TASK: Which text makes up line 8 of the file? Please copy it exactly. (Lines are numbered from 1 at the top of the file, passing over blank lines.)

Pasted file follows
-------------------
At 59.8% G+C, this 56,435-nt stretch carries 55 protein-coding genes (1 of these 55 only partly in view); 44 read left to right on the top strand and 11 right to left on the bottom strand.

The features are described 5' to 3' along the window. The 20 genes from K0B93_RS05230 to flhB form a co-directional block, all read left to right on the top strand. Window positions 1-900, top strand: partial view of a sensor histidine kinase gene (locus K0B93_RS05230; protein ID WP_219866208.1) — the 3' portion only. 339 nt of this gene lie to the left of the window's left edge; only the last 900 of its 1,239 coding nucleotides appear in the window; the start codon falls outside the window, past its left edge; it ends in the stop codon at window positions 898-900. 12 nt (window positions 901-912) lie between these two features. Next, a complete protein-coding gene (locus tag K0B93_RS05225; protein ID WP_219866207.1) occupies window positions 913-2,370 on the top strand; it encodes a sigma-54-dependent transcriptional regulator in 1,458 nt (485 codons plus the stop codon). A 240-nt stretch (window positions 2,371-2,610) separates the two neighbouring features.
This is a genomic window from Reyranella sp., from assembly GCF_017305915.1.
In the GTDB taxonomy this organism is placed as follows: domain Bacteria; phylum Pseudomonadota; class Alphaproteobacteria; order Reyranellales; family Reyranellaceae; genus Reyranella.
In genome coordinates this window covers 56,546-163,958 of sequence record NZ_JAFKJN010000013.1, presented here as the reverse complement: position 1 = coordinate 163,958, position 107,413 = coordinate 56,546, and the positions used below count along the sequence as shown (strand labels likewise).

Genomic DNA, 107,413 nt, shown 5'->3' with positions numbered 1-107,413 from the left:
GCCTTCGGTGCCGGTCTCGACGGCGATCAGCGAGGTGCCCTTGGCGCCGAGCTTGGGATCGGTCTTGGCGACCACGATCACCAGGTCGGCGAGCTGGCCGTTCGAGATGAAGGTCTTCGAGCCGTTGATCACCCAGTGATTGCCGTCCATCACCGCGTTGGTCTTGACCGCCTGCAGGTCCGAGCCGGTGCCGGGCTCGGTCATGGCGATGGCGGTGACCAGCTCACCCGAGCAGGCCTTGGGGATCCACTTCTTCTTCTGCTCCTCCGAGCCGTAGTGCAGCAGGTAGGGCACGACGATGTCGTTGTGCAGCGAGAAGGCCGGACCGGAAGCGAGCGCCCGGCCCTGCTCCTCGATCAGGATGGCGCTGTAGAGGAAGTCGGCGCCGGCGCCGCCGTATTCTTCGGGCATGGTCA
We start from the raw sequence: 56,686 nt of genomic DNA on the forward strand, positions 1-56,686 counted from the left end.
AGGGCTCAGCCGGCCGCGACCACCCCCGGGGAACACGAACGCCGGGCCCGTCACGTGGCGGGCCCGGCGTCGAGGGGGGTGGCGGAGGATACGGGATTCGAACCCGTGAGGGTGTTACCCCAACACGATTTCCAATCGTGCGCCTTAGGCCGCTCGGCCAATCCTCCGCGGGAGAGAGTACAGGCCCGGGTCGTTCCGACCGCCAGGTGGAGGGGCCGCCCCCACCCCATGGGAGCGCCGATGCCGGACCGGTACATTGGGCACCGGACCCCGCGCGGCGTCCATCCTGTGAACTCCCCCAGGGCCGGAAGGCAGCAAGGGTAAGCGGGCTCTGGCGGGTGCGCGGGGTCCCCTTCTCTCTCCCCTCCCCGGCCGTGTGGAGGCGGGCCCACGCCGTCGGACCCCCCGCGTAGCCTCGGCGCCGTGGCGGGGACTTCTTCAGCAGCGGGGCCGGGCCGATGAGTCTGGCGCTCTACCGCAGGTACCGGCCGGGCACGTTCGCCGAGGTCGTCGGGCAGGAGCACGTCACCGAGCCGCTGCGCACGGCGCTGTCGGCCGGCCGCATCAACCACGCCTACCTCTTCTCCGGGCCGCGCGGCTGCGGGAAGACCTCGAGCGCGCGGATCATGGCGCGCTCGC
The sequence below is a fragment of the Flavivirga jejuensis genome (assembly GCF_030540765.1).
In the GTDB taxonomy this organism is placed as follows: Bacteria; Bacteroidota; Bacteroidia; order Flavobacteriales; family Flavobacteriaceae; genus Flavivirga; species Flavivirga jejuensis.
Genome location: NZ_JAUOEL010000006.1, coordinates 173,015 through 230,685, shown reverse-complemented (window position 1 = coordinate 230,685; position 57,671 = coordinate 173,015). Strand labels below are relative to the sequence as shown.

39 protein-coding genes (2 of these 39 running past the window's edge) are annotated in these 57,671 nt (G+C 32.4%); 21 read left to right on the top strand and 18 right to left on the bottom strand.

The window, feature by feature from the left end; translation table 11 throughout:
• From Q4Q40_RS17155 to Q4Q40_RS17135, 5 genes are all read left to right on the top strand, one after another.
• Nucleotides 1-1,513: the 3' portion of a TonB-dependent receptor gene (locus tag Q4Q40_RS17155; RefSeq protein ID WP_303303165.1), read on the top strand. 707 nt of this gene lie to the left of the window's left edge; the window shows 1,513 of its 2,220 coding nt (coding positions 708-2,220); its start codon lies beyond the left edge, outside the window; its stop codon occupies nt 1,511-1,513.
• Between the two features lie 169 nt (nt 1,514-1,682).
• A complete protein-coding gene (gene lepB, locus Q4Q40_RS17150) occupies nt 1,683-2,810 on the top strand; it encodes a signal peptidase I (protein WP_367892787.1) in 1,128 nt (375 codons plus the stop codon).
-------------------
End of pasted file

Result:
We start from the raw sequence: 56,686 nt of genomic DNA on the forward strand, positions 1-56,686 counted from the left end.